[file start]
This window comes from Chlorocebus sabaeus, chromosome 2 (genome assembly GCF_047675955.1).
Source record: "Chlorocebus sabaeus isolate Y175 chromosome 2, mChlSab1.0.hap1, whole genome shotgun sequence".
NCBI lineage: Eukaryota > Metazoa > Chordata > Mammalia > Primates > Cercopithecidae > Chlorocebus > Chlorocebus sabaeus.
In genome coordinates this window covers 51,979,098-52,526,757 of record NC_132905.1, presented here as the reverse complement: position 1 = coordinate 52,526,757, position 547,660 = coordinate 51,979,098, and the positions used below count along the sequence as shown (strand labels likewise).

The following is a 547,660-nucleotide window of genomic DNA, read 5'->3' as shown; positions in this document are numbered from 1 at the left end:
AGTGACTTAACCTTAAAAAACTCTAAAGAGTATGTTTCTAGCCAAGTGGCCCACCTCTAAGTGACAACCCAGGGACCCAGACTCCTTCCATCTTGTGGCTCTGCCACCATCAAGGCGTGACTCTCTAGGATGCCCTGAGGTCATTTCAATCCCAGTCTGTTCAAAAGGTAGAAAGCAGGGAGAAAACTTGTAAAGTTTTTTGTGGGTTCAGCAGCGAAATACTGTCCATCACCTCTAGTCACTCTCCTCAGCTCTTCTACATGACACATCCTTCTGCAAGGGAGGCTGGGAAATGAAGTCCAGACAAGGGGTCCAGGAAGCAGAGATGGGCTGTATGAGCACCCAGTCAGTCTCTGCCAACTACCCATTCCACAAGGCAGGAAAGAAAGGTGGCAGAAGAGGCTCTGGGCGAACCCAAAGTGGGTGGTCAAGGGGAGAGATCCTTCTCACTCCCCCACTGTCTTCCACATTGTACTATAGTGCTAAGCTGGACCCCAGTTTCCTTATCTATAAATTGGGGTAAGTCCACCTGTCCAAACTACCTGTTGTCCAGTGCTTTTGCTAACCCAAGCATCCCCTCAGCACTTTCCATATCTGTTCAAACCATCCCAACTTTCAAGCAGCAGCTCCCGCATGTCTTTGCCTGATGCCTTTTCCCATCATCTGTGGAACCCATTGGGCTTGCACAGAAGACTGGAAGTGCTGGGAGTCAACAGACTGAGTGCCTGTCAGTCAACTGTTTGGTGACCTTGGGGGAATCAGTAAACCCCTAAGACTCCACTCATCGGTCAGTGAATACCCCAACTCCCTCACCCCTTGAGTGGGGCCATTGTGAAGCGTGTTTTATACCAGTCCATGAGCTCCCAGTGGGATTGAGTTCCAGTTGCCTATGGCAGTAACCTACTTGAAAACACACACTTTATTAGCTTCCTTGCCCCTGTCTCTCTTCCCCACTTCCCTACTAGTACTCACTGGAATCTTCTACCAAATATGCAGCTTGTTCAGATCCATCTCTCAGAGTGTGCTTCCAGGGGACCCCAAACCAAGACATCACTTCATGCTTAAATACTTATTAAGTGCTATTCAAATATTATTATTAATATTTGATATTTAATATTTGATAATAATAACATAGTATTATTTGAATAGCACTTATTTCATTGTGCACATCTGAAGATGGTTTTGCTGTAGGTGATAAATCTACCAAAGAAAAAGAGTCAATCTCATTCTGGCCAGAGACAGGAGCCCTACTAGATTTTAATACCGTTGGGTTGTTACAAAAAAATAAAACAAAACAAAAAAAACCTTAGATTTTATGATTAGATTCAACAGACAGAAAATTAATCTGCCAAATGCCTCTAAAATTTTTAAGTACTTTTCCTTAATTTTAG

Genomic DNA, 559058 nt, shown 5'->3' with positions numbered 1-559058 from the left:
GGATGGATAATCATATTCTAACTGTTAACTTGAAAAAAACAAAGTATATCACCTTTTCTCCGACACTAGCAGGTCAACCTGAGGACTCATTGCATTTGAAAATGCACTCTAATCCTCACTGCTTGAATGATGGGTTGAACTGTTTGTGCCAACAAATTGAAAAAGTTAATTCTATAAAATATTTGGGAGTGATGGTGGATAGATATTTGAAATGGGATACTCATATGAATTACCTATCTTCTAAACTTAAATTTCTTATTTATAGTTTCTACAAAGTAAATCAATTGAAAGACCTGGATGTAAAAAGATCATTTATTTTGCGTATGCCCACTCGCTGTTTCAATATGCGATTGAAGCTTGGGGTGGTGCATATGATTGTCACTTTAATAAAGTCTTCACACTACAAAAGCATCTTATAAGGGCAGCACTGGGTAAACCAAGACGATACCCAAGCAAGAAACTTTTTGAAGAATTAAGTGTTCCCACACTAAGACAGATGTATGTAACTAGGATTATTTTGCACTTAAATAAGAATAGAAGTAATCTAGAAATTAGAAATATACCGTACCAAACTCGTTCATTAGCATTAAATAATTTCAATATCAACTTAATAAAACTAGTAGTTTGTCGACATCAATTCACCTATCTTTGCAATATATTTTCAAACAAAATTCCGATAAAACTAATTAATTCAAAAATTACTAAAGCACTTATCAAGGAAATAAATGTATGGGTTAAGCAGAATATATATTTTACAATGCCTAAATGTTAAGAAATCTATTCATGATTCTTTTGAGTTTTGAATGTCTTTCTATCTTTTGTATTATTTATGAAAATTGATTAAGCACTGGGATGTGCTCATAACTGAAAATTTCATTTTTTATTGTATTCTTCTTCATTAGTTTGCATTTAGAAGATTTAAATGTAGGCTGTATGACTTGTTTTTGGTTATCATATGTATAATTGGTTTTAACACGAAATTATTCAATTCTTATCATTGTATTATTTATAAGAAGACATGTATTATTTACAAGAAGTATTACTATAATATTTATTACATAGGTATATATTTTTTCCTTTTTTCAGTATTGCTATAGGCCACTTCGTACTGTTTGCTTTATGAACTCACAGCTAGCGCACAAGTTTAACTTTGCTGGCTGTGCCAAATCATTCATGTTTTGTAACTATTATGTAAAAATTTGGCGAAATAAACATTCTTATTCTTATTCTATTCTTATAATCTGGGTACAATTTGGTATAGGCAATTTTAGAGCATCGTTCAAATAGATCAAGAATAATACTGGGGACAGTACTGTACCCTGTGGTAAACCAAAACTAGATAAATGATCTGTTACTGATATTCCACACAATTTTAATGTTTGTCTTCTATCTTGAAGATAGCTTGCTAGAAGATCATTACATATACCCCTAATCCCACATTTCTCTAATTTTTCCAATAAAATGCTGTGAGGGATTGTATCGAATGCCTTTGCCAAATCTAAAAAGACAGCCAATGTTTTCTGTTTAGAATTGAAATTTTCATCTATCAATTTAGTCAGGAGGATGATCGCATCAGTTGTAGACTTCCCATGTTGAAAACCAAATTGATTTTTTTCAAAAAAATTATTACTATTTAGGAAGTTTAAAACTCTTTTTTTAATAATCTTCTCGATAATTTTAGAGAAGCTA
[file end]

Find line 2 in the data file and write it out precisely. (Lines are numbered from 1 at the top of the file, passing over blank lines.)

Source record: "Chlorocebus sabaeus isolate Y175 chromosome 2, mChlSab1.0.hap1, whole genome shotgun sequence".